Visual philosophy, like any philosophy, has central ideas upon which many other ideas can be structured. One primary visual principle is mirroring, the essence of understanding. Mirroring an expression is how we know its meaning. Whether we spontaneously make the expression physically or just in the brain’s mirror neuron system we get the expression’s meaning because we feel it inside. Mirror neurons fire as though you were in the face or body position whether you watch or read or hear an action described.
This correspondence can be useful to unfurl the murky areas of our psyche. We find what we need to see in order to unlock what wants to be noticed. Every image stirs connections prompted by that structure. Reflecting on where our attention is drawn can show us themes of our inner dynamics that may be influencing our behavior without our awareness. In all the possibilities the world offers, the thing that captures attention often mirrors current inner conditions. The feeling attached to every image is a result of the adjustments and associations we make for that structure in combination with the existing mood and predispositions affecting the way we respond. Still water reflects most accurately. As the state of mind becomes more agitated so does the distortion in the reflection. One of the many benefits of meditation is simply letting the ripples of the mind settle so as to better reflect. We can’t grasp something until we see it. To see it requires attention to the subject in the here and now and not the internal weather. To develop visual intelligence, understanding the internal weather that predisposes our response to overall patterns is the first step. An unfolding event that can be taken in stride most days might cause a meltdown if the initial conditions are turbulent. This is where art can help to increase self-awareness. Art distills the essential structure of feeling so that we can reflect on it externally. Looking at what we respond to in art shows something of our own feelings at that time. As Joseph Campbell said, ”The eyes are the scouts of the heart”. Finding the art that moves us will trigger the associations we’re trying to organize.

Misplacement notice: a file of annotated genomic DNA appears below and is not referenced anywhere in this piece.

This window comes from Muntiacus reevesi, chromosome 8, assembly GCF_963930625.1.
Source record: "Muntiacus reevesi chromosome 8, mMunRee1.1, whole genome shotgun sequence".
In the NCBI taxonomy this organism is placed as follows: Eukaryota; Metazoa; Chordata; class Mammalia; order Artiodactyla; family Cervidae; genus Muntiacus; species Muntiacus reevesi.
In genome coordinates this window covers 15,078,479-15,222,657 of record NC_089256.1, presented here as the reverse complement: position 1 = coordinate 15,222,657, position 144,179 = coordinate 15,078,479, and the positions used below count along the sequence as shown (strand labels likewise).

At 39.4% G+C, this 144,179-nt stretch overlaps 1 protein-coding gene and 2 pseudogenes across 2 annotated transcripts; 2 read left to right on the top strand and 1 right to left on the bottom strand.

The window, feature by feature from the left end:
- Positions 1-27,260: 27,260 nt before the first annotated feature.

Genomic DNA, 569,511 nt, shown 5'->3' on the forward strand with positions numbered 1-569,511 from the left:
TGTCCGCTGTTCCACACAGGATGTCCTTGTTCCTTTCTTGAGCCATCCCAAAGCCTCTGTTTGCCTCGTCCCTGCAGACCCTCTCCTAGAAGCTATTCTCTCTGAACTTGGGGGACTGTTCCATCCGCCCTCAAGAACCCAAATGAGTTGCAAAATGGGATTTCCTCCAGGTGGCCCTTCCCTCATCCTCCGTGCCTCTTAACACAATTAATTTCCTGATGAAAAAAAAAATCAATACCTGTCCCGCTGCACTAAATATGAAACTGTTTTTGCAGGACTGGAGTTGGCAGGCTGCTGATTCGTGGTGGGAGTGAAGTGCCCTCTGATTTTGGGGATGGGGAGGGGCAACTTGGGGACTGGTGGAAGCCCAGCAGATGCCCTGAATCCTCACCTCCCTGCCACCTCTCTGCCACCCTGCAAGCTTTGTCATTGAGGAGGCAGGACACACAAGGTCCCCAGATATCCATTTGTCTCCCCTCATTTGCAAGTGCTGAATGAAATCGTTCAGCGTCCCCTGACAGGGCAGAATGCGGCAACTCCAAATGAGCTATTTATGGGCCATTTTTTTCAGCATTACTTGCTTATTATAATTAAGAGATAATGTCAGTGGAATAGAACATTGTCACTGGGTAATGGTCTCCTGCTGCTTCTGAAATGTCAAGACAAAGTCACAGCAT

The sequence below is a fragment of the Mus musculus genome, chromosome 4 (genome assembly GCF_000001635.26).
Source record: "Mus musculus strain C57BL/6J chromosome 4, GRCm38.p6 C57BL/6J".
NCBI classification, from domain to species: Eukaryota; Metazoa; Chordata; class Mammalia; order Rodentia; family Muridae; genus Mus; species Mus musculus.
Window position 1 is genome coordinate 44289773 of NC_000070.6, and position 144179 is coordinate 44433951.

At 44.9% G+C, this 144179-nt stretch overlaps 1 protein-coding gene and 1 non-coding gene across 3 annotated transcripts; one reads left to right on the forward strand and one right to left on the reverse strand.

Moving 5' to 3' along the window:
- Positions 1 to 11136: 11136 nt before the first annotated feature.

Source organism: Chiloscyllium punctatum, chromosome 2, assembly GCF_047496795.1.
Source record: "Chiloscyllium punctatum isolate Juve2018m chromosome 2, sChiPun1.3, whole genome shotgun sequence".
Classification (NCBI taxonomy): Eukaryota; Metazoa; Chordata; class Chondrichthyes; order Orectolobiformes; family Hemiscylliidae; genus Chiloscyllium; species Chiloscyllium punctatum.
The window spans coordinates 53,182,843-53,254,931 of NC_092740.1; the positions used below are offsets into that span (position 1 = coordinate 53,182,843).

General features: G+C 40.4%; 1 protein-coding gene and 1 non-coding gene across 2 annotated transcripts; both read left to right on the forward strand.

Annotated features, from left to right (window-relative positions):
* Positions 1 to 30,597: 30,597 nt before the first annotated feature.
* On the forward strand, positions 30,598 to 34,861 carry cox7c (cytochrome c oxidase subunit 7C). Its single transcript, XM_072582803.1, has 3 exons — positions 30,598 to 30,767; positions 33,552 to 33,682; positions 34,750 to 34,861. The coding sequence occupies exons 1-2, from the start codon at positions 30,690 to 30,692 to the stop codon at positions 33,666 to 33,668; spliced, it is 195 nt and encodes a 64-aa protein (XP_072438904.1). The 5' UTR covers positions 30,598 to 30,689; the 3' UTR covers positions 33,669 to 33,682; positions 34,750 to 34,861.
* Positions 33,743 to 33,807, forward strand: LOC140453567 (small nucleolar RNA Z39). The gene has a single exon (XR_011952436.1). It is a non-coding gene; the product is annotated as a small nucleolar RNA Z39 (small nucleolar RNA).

Rupert Sheldrake sees the task of consciousness as the act of making choices in the “field of possibilities”. Reflecting on the movement of thought reveals the choices made and the ones that are pending. Listening, looking and every act of attention make selections that open new choices. All choices participate in consciousness but deliberate mindful awareness swells the quality of the experience.
Mindfulness is a capacity that can be developed with meditation. Even starting with ten minutes of watching the wild uncontrollable movie of the mind is to learn something important about what wants attention and how little conscious control we often have regarding its movement. If you don’t follow the thoughts they’ll give up and start to subside, and then you can feel the air come in your nostrils, and your chest rise and fall, and places where you are crooked can be noticed and straightened. In the I Ching it says “With the back straight the ego disappears”. If we could get the marks of life’s difficulties out of our bodies perhaps they would fade from our minds. It might be easier to do than the other way around. With the habit of meditation it becomes possible to reflect more mindfully on right where we are.